Oslo – The Norwegian business community would like to increase its partnership with Ugandan business enterprises through the Norwegian-African Business Association (NABA). NABA serves as a platform where business opportunities in Africa are promoted, and as a channel between Norwegian and African business communities. And, it works towards increasing efficient and less risky trade between Norway and Africa.
NABA currently has 126 member companies doing business in 44 African countries in the sectors of oil and gas, renewable energy, agribusiness, finance, tourism, shipping, fishery and real estate. 16 of these companies operate in Uganda.
Thecelah Ndagire caught up with the NABA Managing Director, Mr. Eivind Fjeldstad at the just concluded seventh annual Nordic-African Business Summit in Oslo.
Today, most African countries are beyond aid discussions but interested mutual trade relations. Where does Uganda fit within the NABA partnership?
In NABA we are very happy to promote win-win solutions and great partnerships between Norwegian and Ugandan business communities. We believe there is a huge untapped potential for more business collaboration. We are doing everything we can to promote the opportunities in Uganda and Norway. We think companies in Uganda will benefit from working with Norwegian companies who are serious partners you can trust.
Is the partnership with Africa strategic or a legacy for Norway?
For a business to succeed, it requires win-win solutions. I don’t think there has been a clear business strategy or policy for Africa in Norway. Our organization is advocating for more, better and safer trade and investments between our two countries.
A big percentage of the African economy relies on Agriculture, how does NABA plan to work with the agricultural sector?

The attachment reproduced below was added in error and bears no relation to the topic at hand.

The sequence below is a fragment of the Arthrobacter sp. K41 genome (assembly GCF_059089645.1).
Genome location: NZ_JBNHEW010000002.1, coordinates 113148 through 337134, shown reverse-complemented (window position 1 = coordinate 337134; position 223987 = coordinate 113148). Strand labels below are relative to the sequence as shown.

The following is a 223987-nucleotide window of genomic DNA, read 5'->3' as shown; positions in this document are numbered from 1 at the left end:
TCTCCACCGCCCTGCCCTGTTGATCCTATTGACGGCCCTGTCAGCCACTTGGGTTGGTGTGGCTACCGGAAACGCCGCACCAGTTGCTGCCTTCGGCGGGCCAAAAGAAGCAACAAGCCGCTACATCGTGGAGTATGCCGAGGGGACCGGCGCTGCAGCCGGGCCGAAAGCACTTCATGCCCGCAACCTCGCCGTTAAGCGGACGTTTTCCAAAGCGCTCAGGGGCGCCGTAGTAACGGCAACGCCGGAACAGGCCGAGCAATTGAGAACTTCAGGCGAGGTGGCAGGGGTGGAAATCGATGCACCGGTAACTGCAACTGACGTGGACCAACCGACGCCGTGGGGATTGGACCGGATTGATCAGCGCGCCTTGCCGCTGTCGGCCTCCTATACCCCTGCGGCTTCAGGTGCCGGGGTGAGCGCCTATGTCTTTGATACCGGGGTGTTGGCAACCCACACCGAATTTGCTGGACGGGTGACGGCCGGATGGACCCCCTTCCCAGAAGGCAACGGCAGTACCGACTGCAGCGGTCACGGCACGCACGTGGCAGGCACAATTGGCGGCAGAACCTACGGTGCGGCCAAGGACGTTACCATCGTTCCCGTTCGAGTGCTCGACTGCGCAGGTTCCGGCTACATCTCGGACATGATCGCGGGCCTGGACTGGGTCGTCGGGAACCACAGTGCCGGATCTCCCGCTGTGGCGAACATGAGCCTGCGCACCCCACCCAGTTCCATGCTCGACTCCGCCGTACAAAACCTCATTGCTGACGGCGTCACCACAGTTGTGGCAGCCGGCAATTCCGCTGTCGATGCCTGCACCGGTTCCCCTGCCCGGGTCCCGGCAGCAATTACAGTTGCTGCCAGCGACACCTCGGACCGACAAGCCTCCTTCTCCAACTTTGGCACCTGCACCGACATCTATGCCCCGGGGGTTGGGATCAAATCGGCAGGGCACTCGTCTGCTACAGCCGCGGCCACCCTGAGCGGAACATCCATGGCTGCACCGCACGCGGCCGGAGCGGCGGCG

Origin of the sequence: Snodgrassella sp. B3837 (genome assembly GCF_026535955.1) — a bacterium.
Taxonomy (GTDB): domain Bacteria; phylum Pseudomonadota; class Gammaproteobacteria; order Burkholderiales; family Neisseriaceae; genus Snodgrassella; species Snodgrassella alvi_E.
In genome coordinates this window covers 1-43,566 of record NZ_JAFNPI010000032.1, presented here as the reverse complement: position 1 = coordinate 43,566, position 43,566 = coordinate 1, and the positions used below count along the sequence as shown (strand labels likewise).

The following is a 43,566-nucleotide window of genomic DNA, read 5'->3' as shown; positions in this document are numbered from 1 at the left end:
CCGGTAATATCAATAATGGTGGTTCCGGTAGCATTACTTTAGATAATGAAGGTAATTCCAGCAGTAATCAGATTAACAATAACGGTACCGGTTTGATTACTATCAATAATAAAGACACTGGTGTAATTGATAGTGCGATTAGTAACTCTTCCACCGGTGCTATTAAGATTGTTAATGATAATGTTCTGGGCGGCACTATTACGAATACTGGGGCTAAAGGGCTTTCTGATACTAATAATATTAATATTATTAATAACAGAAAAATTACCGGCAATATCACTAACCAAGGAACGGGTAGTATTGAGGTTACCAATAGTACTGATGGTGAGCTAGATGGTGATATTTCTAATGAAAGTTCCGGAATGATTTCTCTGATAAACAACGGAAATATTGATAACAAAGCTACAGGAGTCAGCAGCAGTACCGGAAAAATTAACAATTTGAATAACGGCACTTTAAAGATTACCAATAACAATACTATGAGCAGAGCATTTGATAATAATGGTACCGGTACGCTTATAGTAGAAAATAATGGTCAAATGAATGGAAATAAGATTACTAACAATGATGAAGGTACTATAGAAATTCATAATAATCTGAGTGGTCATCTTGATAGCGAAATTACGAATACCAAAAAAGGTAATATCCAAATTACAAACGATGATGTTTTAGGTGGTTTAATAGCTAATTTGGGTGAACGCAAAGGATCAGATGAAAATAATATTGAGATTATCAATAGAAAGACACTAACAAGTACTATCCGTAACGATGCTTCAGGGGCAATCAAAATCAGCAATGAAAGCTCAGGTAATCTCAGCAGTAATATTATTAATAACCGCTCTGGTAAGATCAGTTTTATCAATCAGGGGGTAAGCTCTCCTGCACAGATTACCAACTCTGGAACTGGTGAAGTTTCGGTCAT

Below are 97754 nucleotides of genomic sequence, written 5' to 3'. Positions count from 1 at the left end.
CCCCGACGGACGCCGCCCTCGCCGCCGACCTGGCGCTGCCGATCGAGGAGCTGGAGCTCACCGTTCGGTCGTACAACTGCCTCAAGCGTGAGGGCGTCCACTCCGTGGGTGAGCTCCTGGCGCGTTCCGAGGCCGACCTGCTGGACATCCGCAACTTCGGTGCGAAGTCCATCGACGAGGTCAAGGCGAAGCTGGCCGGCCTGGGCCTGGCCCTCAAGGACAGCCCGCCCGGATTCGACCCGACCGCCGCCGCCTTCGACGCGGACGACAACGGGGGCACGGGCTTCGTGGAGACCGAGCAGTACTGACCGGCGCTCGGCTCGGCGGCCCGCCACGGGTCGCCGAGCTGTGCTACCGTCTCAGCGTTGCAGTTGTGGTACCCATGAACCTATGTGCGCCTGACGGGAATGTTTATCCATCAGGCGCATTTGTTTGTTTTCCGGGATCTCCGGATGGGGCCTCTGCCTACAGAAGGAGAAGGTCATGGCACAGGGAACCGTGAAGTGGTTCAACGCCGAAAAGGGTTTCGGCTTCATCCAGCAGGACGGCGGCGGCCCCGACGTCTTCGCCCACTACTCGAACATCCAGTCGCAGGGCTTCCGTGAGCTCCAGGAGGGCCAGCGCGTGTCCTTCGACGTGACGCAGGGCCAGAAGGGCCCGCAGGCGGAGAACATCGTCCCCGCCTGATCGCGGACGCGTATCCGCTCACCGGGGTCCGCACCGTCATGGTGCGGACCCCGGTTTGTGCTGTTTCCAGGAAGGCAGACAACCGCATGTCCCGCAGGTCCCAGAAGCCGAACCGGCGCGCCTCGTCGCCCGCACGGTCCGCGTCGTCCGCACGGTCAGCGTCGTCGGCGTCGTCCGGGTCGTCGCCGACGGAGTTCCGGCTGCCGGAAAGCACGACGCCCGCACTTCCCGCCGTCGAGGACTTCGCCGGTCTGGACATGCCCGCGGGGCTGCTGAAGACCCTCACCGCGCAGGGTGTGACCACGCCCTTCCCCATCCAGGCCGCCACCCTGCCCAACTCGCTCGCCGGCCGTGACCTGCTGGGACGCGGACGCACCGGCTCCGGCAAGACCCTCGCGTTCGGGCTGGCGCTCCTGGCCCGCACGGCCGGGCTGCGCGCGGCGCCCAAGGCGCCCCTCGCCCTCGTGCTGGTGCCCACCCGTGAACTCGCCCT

Too few Norwegian agribusiness companies are focusing on the global growth markets in Africa. I think this is where we have a huge potential to contribute with inputs to the important value chain. It is madness that a continent with so many agribusiness opportunities needs to import food, but I think many governments are now addressing the issue, and I do hope more Norwegian investors can contribute to Africa’s green revolution and better value chains. Our best example is Yara International who has been working with fertilizer for African farmers since the 1960’s. The Yara CEO & President told the audience in Oslo that he thinks that African markets will be the most important ones for Yara in the future – and we could not agree more.
Which Ugandan sectors is NABA targeting?
For now, most Norwegian investors have focused on the energy and technology sectors, but I believe there are also great opportunities within aquaculture and agriculture. Fortunately, we have a good relationship with the Ugandan embassy who can keep us informed on what is required of investments.
In relation to this year’s Summit theme (“Investing in Africa’s transition: how, not why?”), how can Uganda tap into the opportunities?
I think Uganda is well positioned, as our key focus areas this year is energy, technology, and finance – and we have companies in all three sectors working in Uganda today. We are also very happy that the Government sent two Ministers to take part, and share their experiences and insights.
How can private enterprises in Uganda build synergy with NABA? And, what channels do they have to go through?
Ugandan companies that are interested in working with Norwegian investors should contact us (NABA). The Norwegian embassy in Kampala is also a great first stop, where I know we have excellent colleagues working with private sector development. And of course, Ugandan companies should become members of our association.